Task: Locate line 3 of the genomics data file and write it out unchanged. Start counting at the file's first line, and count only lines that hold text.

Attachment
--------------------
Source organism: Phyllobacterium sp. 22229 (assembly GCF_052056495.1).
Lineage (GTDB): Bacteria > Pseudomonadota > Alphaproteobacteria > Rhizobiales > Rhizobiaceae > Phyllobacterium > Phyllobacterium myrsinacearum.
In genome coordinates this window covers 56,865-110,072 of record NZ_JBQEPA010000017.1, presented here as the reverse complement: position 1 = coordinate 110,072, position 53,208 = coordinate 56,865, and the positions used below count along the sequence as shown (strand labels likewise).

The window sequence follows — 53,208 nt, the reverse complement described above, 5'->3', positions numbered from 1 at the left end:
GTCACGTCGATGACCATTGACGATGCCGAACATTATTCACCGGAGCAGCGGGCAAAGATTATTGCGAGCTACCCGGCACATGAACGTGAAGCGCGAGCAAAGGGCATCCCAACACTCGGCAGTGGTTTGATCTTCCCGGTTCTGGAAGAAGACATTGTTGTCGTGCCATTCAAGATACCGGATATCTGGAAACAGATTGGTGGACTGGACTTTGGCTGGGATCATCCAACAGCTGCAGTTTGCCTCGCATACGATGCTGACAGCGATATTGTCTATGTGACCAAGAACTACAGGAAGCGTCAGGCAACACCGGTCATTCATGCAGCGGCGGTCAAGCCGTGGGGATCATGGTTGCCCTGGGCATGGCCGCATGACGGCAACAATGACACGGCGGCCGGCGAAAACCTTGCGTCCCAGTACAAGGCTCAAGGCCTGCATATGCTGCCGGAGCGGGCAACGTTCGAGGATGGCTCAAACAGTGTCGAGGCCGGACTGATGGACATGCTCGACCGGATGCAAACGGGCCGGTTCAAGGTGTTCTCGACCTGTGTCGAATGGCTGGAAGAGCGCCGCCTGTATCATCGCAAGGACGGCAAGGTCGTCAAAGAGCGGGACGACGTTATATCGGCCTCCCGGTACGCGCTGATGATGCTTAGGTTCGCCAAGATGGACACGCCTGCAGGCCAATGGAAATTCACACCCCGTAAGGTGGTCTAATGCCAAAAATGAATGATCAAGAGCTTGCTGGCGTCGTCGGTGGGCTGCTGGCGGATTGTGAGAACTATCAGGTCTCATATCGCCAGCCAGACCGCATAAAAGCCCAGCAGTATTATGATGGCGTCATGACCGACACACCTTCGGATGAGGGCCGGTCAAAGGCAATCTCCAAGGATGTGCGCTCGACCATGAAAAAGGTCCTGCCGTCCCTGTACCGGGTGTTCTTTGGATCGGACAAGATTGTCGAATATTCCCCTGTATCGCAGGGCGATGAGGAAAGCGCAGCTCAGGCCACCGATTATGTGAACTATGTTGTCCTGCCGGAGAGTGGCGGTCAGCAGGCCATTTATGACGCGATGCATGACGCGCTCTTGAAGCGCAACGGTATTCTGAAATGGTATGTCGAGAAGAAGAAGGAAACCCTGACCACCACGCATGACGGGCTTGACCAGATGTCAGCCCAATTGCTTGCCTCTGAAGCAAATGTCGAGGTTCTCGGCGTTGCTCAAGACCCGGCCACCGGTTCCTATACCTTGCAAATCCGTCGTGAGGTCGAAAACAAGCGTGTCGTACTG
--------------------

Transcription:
In genome coordinates this window covers 56,865-110,072 of record NZ_JBQEPA010000017.1, presented here as the reverse complement: position 1 = coordinate 110,072, position 53,208 = coordinate 56,865, and the positions used below count along the sequence as shown (strand labels likewise).